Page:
Jersey War Tunnels opened their doors last weekend for an extra special private tour to help keep the stories of one family living through the Occupation alive.
The great-great grandson of a vicar who was sent to prison during the Second World War for spreading news to islanders was given the special tour of the Tunnels with his grandmother to learn more about their family’s history.
10-year-old Aaron, a young Occupation history buff and his grandma Sarah Dornom flew to the island to fulfil Sarah’s father’s dying wish to keep the memories of both her grandfather and uncle alive.
Sarah’s grandfather, Rev. Francis Killer was vicar at St Mark’s Church during the Occupation and went to prison for illegally listening to BBC radio broadcasts and disseminating the news to his parishioners.
He wasn’t the only member of Sarah’s family to get in trouble with the Germans. Her uncle Frank was charged with acts of resistance against the Occupying forces, having taken part in the Weighbridge demonstration against the deportation of British-born islanders on 16th September 1942. Then along with two friends Frank attempted an escape from the island in canoes, Frank’s was damaged, and he was caught and imprisoned whilst the remainder had agreed to carry on and they successfully made it to France.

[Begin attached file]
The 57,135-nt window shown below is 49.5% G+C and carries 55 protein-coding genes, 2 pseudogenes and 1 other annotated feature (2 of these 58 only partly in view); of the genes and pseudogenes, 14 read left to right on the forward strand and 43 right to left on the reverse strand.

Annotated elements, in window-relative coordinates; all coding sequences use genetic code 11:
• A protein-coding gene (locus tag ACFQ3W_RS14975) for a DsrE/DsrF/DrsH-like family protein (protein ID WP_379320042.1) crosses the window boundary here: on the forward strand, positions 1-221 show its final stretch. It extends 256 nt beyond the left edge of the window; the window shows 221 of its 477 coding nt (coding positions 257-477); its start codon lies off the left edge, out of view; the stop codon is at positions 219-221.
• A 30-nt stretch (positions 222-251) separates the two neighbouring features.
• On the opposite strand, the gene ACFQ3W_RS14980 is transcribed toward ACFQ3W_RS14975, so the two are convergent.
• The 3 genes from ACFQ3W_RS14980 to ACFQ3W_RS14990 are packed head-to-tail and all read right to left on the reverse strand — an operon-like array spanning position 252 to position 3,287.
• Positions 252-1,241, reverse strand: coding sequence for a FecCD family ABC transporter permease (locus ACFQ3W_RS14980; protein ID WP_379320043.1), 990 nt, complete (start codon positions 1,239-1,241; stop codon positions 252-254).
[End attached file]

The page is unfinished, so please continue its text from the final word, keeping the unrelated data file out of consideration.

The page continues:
Sarah’s father, who grew up in Jersey and witnessed the War Tunnels being built would have been 94 on the day of their visit but sadly passed away during the COVID pandemic and never got to fulfil his wish to bring his family to the island for Liberation 75.
Commenting on the visit, Mrs Dornom said: “My last promise to my father was to bring future generations to Jersey and tell the story of the occupation and see the sights including the War Tunnel that he witnessed being built as a young boy. Just before he died one of the last things he asked me to do was to make sure the story carried on.
“Today has been very emotional but lovely to see Aaron so interested and I have done what I promised my dad and I wanted to do it today, on what would have been his 94th birthday.”
Jersey War Tunnels Chief Operating Officer Joe Carnegie commented: “The War Tunnels is closed for the season, but we were delighted to open up for Aaron and his grandmother to help them learn more about their family history. They were both grateful for the opportunity and we hope they continue to share their stories for generations to come.”